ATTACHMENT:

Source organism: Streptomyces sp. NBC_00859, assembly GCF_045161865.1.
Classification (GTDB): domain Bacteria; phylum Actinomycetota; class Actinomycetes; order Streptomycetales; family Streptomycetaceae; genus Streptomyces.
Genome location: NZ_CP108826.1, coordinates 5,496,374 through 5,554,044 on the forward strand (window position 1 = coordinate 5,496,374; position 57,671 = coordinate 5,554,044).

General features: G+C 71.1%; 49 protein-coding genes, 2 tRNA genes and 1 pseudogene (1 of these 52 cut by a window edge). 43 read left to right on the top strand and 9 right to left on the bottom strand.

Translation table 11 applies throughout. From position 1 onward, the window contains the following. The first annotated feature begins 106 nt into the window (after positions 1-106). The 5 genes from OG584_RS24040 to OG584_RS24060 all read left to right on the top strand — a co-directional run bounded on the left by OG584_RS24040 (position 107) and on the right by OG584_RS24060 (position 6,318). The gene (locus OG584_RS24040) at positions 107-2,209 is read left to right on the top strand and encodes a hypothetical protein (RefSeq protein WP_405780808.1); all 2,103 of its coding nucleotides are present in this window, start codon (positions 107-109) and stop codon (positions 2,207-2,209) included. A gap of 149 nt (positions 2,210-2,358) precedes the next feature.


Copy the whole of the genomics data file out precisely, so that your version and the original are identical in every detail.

Source organism: Streptomyces sp. NBC_00859, assembly GCF_045161865.1.
Classification (GTDB): domain Bacteria; phylum Actinomycetota; class Actinomycetes; order Streptomycetales; family Streptomycetaceae; genus Streptomyces.
Genome location: NZ_CP108826.1, coordinates 5,496,374 through 5,554,044 on the forward strand (window position 1 = coordinate 5,496,374; position 57,671 = coordinate 5,554,044).

General features: G+C 71.1%; 49 protein-coding genes, 2 tRNA genes and 1 pseudogene (1 of these 52 cut by a window edge). 43 read left to right on the top strand and 9 right to left on the bottom strand.

Translation table 11 applies throughout. From position 1 onward, the window contains the following. The first annotated feature begins 106 nt into the window (after positions 1-106). The 5 genes from OG584_RS24040 to OG584_RS24060 all read left to right on the top strand — a co-directional run bounded on the left by OG584_RS24040 (position 107) and on the right by OG584_RS24060 (position 6,318). The gene (locus OG584_RS24040) at positions 107-2,209 is read left to right on the top strand and encodes a hypothetical protein (RefSeq protein WP_405780808.1); all 2,103 of its coding nucleotides are present in this window, start codon (positions 107-109) and stop codon (positions 2,207-2,209) included. A gap of 149 nt (positions 2,210-2,358) precedes the next feature.